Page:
In the Minnesota E. coli O157:H7 outbreak linked to raw milk from the Hartman Dairy Farm, state health officials have identified four outbreak cases, all of whom were hospitalized for treatment of their injuries.  Sadly, as Mike Hughlett reported in the Minnesota Star Tribune today, an area toddler, one of the victims, remains hospitalized, having developed hemolytic uremic syndrome (HUS). 

Hemolytic uremic syndrome:

The chain of events leading to HUS begins with ingestion of Stx-producing E. coli (e.g., E. coli O157: H7) in contaminated food, beverages, animal to person, or person-to-person transmission.  These E. coli rapidly multiply in the intestine causing colitis (diarrhea), and tightly bind to cells that line the large intestine. This snug attachment facilitates absorption of the toxin into the intestinal capillaries and into the systemic circulation where it becomes attached to weak receptors on white blood cells (WBC) thus allowing the toxin to “ride piggyback” to the kidneys where it is transferred to numerous avid (strong) Gb3 receptors that grasp and hold on to the toxin.

Organ injury is primarily a function of Gb3 receptor location and density. Receptors are probably heterogeneously distributed in the major body organs, and this may explain why some patients develop injury in other organs (e.g., brain, pancreas).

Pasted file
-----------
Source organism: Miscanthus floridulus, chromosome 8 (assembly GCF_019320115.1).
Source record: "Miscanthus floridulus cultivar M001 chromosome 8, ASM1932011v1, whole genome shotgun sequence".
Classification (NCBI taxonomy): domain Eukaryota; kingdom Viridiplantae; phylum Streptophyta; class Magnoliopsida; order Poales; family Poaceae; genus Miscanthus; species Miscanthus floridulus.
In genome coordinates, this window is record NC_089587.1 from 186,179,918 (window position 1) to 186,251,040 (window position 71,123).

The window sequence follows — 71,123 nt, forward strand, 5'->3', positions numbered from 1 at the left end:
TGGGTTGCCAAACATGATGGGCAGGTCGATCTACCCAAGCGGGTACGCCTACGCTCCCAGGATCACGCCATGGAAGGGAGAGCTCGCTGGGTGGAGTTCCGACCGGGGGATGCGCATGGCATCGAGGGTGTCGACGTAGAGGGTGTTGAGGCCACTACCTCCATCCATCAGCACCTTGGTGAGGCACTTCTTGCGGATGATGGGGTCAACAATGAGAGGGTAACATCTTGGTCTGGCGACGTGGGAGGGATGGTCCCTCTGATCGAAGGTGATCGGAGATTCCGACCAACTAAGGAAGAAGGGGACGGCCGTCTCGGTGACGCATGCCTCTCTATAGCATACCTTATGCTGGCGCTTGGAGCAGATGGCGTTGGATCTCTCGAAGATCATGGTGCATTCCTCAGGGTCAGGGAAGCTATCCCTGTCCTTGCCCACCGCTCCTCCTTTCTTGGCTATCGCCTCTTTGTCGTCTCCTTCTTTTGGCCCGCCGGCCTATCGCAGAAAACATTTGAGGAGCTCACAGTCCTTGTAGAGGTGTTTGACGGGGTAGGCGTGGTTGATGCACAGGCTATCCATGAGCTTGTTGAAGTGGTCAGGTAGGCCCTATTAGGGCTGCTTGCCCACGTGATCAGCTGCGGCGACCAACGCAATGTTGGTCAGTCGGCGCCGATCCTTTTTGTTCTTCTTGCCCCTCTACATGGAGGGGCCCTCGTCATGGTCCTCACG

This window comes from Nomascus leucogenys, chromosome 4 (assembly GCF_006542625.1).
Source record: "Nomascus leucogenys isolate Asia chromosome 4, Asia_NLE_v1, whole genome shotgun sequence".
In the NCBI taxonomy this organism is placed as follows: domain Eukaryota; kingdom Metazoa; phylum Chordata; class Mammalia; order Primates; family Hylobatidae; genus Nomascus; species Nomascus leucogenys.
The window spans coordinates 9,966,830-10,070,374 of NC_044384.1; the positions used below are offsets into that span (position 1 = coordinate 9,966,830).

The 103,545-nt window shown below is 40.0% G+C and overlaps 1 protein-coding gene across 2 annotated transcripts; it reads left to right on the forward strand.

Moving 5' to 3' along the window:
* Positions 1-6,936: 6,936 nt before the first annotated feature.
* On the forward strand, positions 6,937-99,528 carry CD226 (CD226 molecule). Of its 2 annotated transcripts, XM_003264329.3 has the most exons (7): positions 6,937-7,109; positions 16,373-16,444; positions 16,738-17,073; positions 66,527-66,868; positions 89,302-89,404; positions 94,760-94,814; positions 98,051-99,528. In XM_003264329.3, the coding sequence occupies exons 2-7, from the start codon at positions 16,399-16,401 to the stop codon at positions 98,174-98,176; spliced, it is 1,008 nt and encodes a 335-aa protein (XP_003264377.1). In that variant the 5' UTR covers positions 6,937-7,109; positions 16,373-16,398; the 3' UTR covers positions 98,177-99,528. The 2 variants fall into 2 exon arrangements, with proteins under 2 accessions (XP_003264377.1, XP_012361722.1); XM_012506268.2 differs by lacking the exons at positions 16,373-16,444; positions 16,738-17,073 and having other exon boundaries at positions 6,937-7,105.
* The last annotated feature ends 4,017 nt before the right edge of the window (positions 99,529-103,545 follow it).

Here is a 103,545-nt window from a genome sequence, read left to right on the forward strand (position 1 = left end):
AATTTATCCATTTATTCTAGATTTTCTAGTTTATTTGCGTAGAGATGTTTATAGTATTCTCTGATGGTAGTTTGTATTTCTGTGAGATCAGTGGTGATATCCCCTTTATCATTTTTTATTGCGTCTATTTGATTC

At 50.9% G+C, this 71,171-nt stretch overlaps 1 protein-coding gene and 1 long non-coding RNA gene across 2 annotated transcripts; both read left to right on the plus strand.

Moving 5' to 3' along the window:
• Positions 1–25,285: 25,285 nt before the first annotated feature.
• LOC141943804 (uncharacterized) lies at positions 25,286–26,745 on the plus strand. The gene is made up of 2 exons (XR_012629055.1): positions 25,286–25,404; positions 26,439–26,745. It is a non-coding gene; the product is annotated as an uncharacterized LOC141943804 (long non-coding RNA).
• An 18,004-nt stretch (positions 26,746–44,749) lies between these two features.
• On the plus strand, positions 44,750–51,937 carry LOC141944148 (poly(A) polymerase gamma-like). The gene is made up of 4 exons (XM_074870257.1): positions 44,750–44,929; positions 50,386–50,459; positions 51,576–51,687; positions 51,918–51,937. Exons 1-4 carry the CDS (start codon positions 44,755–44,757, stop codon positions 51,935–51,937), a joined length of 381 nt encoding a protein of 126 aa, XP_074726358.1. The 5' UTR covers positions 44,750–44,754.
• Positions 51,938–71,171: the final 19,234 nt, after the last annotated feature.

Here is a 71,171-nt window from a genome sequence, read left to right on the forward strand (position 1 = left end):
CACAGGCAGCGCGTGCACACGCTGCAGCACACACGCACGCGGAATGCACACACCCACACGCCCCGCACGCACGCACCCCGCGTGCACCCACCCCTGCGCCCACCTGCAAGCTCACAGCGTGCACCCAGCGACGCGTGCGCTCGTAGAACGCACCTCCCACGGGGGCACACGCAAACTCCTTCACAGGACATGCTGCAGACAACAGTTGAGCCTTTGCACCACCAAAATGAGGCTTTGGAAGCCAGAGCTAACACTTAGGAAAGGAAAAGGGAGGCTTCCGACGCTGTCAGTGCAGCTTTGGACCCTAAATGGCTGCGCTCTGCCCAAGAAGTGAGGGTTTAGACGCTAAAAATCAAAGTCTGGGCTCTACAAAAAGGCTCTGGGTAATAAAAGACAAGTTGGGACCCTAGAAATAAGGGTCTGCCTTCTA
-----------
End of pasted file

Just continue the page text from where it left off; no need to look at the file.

Once Stx attaches to receptors, it moves into the cell’s cytoplasm where it shuts down the cells’ protein machinery resulting in cellular injury and/or death. This cellular injury activates blood platelets and the coagulation cascade, which results in the formation of clots in the very small vessels of the kidney, resulting in acute kidney injury and failure.

The red blood cells undergo hemolytic destruction by Stx and/or damage as they attempt to pass through partially obstructed microvessels. Blood platelets (required for normal blood clotting), are trapped in the tiny blood clots or are damaged and destroyed by the spleen.

Minnesota law on the sale of raw milk:

Minnesota law prohibits most raw milk sales, except for occasional purchases directly at the farm where the milk is produced. The Minnesota Department of Agriculture investigates complaints and cases of food-borne illness associated with the sale of raw milk. Enforcement actions can be taken in cases when sales of raw milk are identified and people become ill from consuming the raw milk.